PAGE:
Tuesday, 28 February 2017


Barry Jenkins, 2016, USA

Like ‘Manchester by the Sea’, another film-of-the-moment, here is a further drama whose performances are exceptional across the board. Told in three segments – childhood, youth, adulthood – here is the story of Chiron, a gay black man trying to reconcile those identities over a lifetime in a mostly disapproving environment. 

Barry Jenkins’ film starts with Chiron as a child (Alex Hibbert) hiding out from his tormentors and running into a drug-den and Juan (Marshalala Ali), a passing drug dealer who literary tears down a wall to talk to the kid. How’s that for symbolism? The boy turns out to be a cagey, silent kid and already we can see that trusting others is something that he has learnt not to do easily, if at all. But Juan perhaps sees in the kid something that he was, or simply a vessel to place his untapped paternalism in; whatever the motivation, Juan and his girlfriend provide a safe place for Chiron as he tries to negotiate bullies and his unreliable drug-addict mother. The other kids sense a difference in Chiron that he hasn’t quite cottoned to yet and this makes him an easy target. Then we jump to Chiron’s youth (Ashton Sanders) and he’s still fighting the same battles but he’s now torn between keeping silent and speaking up for himself. But by now, he realises that he is targeted because he is seen as gay, which he is. How to stop it all? Then we skip forward to his adulthood (Trevante Rhodes) where he has becomes somewhat of a stereotype: a man dealing drugs. He can bury his sexuality beneath this identity: he has built himself again from the ground up and forsaken his natural sentiment and emotional range. Until the old friend he once had a sexual encounter with gets back in touch.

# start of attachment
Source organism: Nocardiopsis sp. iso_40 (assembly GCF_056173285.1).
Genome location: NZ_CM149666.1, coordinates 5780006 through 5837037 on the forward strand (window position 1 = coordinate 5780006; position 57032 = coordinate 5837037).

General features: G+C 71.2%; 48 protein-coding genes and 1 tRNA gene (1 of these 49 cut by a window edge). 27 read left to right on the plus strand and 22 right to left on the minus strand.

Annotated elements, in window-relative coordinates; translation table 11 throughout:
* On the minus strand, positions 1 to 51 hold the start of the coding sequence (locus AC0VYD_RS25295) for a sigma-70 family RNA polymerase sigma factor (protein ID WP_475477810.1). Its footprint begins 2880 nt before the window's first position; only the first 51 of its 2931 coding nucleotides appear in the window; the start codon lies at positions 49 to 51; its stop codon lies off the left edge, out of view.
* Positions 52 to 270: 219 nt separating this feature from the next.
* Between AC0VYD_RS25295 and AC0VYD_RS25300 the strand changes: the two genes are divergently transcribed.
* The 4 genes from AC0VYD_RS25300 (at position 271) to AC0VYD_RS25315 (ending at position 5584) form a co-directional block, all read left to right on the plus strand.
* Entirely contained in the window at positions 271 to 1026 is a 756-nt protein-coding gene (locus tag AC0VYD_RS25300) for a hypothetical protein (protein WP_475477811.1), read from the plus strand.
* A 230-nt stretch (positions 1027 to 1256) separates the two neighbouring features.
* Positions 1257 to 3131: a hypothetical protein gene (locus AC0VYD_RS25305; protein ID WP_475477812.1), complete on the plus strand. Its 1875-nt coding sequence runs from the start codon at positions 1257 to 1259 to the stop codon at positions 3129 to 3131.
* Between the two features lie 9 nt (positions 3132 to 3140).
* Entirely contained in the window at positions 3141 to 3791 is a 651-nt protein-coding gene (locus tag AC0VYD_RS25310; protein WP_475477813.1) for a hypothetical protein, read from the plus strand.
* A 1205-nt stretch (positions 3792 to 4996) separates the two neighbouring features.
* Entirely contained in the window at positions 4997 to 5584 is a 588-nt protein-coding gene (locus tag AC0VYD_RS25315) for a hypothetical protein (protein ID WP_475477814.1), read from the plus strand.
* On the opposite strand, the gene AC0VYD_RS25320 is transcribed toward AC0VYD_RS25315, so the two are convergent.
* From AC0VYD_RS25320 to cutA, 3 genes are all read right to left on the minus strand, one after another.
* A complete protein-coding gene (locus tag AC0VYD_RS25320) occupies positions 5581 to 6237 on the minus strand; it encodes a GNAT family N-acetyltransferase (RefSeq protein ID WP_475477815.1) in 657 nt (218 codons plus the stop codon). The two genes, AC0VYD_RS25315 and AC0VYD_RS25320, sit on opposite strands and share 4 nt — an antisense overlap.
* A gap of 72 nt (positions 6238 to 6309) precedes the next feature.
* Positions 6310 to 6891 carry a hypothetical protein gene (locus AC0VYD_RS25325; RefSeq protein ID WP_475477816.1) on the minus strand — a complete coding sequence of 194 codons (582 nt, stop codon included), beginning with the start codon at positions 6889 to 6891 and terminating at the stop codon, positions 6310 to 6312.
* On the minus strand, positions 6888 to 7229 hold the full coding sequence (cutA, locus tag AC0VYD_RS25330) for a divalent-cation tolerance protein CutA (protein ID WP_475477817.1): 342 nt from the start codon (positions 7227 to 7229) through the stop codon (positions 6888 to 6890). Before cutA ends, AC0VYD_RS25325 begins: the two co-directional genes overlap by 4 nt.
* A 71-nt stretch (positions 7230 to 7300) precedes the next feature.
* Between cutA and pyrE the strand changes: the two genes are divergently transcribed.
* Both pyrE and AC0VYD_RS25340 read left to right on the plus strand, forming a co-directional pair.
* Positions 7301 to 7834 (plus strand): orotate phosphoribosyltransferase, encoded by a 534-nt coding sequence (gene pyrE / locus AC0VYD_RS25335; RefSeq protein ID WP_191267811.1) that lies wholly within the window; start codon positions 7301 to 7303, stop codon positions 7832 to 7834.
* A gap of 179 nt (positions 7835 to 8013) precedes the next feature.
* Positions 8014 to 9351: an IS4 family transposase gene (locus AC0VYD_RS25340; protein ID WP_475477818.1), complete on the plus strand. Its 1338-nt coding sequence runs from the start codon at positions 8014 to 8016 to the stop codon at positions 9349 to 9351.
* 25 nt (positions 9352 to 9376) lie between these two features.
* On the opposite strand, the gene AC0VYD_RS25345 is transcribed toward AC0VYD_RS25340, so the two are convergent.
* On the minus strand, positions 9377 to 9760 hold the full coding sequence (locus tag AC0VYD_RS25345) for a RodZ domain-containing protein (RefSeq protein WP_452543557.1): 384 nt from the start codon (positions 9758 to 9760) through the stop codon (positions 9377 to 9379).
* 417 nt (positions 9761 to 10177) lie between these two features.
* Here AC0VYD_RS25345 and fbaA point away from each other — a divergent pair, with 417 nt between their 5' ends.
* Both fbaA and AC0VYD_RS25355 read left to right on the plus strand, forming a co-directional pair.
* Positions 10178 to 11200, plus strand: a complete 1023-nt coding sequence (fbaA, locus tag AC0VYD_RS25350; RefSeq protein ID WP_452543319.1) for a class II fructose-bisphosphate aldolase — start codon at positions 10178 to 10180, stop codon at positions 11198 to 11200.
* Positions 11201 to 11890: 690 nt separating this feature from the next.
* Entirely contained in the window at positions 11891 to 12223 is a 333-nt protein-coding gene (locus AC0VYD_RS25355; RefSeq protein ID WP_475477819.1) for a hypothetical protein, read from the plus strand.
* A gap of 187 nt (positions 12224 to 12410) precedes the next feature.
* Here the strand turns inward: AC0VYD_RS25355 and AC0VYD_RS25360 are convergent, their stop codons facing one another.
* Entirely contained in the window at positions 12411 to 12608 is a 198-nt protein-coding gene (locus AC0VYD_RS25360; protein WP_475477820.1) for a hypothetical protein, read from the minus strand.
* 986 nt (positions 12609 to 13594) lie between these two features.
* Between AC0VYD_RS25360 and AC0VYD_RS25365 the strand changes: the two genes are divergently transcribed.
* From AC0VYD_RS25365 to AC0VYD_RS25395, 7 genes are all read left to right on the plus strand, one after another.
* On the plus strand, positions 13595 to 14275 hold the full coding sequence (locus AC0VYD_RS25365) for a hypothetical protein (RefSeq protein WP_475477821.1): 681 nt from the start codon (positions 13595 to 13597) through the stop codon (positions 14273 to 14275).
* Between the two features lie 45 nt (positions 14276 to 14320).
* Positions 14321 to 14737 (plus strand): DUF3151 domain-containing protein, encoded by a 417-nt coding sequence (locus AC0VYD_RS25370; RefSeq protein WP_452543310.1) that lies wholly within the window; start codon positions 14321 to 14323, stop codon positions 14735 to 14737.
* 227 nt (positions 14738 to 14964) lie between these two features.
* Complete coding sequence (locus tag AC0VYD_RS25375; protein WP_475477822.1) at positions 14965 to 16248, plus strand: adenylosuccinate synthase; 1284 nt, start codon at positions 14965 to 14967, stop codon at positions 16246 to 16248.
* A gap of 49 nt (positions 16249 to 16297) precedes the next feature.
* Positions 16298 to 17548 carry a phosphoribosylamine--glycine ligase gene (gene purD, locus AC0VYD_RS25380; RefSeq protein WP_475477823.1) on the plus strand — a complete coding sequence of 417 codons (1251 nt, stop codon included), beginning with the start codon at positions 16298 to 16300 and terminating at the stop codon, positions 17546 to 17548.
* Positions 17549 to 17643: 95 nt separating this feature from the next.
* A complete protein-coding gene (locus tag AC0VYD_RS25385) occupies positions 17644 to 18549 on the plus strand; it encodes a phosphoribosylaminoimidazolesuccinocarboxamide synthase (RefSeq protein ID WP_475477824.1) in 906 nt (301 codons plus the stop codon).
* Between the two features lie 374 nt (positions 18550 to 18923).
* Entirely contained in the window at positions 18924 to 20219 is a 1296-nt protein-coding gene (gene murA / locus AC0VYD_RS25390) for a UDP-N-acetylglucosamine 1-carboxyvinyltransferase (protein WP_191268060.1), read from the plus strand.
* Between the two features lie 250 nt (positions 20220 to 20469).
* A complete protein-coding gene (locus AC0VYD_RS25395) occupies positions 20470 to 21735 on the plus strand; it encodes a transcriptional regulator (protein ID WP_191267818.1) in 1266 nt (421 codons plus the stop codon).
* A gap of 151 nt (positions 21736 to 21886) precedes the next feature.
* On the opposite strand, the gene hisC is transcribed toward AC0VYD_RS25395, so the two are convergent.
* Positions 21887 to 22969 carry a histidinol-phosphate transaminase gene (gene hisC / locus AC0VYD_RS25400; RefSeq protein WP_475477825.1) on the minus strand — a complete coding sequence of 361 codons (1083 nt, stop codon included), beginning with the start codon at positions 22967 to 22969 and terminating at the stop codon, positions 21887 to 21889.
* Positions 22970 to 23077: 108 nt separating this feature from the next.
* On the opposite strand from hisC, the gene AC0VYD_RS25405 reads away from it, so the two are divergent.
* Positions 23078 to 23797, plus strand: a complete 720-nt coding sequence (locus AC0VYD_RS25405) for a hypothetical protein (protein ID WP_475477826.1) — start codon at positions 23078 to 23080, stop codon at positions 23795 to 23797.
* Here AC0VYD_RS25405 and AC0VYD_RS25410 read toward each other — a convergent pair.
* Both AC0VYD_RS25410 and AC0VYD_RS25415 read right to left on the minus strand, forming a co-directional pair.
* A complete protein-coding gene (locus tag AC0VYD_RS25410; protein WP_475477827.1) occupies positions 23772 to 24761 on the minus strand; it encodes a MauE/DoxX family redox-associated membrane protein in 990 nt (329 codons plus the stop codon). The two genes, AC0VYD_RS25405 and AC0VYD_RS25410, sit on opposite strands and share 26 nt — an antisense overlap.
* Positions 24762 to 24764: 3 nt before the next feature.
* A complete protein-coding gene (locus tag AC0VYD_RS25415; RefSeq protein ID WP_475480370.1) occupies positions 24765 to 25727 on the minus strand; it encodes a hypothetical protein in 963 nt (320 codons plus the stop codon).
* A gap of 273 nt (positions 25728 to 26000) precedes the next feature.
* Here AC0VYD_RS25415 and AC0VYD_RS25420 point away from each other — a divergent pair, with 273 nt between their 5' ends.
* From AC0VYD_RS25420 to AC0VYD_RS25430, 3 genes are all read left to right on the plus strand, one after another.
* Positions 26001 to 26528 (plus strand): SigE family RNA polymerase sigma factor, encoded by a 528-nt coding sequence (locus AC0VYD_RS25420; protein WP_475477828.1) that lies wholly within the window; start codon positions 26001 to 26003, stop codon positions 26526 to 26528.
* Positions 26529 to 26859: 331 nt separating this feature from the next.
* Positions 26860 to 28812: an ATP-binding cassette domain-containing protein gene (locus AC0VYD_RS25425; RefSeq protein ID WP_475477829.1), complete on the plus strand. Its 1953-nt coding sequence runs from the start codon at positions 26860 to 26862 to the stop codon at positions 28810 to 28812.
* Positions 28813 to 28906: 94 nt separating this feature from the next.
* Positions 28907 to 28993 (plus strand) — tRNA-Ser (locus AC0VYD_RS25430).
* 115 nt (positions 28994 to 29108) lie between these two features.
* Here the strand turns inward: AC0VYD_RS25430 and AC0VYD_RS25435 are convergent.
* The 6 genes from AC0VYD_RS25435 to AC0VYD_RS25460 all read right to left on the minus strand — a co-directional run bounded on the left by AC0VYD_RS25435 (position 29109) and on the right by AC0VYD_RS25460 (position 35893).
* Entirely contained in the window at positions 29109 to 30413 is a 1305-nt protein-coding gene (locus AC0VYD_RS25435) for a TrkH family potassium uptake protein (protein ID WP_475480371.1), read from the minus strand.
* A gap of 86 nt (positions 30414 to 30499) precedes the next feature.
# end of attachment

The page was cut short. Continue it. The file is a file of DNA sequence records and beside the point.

‘Moonlight’ has attracted praise from all over and allow me to join in. The theme of bildungsroman and the three-act conceit is likely people think of Richard Linklater’s formal daring with ‘Boyhood’ to capture growing up. Of course, ‘Moonlight’ probably triggers all kinds of preconceptions as to what it will be like once you are told the plot, but it’s not quite the gritty drug-addled tragedy you might assume: it’s bright, easy-going and given to occasional flights of lyricism that hint at the influences of Wong Kar Wai and Lynne Ramsey. The three actors playing Chiron move fluidly into one another – all exceptional – and so rounded is his character that revisiting him at different stages of development clearly reveals different angles on his personality; the leap-frogging structure allows a view of how Chiron develops, how his experience informs his decisions and how that affects his development. Certainly, there is a resonant ring of truth to the tale, and in adapting semi-autobiographical Tarell Alvin McCraney’s play ‘In Moonlight Black Boys Look Blue’ Jenkins has said that this tale resounds with his own experience. Indeed, this will resonate with any repressed and bullied individual.